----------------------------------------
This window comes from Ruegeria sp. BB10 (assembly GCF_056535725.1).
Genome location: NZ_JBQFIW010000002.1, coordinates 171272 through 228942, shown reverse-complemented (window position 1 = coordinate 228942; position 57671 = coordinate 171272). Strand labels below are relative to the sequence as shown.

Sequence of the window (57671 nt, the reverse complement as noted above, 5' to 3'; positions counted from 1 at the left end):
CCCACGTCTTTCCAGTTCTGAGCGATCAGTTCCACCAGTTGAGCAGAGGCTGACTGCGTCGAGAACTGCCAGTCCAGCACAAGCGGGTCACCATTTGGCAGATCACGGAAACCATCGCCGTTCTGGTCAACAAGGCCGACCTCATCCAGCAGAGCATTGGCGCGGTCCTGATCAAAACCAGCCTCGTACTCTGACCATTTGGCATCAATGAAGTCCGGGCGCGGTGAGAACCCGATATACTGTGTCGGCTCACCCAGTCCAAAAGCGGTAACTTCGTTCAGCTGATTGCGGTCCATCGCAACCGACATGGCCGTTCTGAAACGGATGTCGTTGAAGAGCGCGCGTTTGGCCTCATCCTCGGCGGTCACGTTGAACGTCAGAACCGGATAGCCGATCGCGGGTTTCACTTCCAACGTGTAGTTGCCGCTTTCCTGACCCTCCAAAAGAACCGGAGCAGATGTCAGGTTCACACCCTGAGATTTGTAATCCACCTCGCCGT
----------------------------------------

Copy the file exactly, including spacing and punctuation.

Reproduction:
This window comes from Ruegeria sp. BB10 (assembly GCF_056535725.1).
Genome location: NZ_JBQFIW010000002.1, coordinates 171272 through 228942, shown reverse-complemented (window position 1 = coordinate 228942; position 57671 = coordinate 171272). Strand labels below are relative to the sequence as shown.

Sequence of the window (57671 nt, the reverse complement as noted above, 5' to 3'; positions counted from 1 at the left end):
CCCACGTCTTTCCAGTTCTGAGCGATCAGTTCCACCAGTTGAGCAGAGGCTGACTGCGTCGAGAACTGCCAGTCCAGCACAAGCGGGTCACCATTTGGCAGATCACGGAAACCATCGCCGTTCTGGTCAACAAGGCCGACCTCATCCAGCAGAGCATTGGCGCGGTCCTGATCAAAACCAGCCTCGTACTCTGACCATTTGGCATCAATGAAGTCCGGGCGCGGTGAGAACCCGATATACTGTGTCGGCTCACCCAGTCCAAAAGCGGTAACTTCGTTCAGCTGATTGCGGTCCATCGCAACCGACATGGCCGTTCTGAAACGGATGTCGTTGAAGAGCGCGCGTTTGGCCTCATCCTCGGCGGTCACGTTGAACGTCAGAACCGGATAGCCGATCGCGGGTTTCACTTCCAACGTGTAGTTGCCGCTTTCCTGACCCTCCAAAAGAACCGGAGCAGATGTCAGGTTCACACCCTGAGATTTGTAATCCACCTCGCCGT